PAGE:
It is important to understand that my mobile sculpture works are not robots - each hydraulic cylinder / motor is operated by a joystick or lever valve. Because of their mechanical uniqueness I tend to be the sole operator.
Could you tell us a bit about yourself. How long have you been a practicing artist and where did you study?
Lots of people have asked me if I studied engineering, I went and studied sculpture at Chelsea School of Art and graduated from the RCA in 2010. I was taught welding, steel fabrication, hydraulic, electric and mechanical engineering by the many characters I worked with on jobs with before art school - on farms and in mechanics workshops close to home in Kent.
What do you hope the viewer gains/reacts from looking at your work?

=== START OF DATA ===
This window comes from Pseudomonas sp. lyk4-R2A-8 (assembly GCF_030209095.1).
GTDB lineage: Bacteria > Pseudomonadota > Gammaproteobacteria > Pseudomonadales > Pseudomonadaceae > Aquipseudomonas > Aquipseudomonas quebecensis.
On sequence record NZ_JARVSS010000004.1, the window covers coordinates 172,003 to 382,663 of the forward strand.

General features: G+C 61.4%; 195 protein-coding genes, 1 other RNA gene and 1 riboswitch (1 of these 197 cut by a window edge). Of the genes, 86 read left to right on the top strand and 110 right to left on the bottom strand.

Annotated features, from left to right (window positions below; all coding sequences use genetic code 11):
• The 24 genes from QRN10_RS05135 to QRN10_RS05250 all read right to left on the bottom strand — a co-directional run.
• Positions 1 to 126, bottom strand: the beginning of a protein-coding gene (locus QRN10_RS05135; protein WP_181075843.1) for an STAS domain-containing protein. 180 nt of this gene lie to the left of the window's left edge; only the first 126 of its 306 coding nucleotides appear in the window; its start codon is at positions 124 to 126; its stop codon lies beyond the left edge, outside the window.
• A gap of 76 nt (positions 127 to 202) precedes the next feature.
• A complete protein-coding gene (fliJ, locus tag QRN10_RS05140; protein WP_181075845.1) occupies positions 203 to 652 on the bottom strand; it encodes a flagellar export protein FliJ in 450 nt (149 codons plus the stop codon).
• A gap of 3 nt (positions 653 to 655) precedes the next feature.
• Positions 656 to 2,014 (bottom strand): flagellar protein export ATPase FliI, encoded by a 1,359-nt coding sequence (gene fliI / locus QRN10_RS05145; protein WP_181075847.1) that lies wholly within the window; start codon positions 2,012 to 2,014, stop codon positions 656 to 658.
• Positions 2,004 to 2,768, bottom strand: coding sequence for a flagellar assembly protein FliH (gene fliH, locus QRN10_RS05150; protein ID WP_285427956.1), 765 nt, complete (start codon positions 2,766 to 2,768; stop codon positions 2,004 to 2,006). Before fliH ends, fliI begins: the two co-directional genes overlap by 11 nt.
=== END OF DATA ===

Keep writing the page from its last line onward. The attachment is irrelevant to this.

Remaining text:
I hope to think they consider there is still room for innovation in the language of sculpture, that skill-based practice still exists and that the sculptor produces an unregulated number of raw ideas that are made manifest in the works.
Could you tell us about the process of making these machines, from the drawings to the actual engineering and assembly?
Drawing is the one area in the practice that doesn't have any restrictions. It's an enjoyable part of the work, recovering raw ideas and making them a reality on paper. Engineering is often seen as a rigid subject where there may only be a limited number of methods to solve a problem. Involving engineering with sculpture makes an interesting and very creative method of problem solving.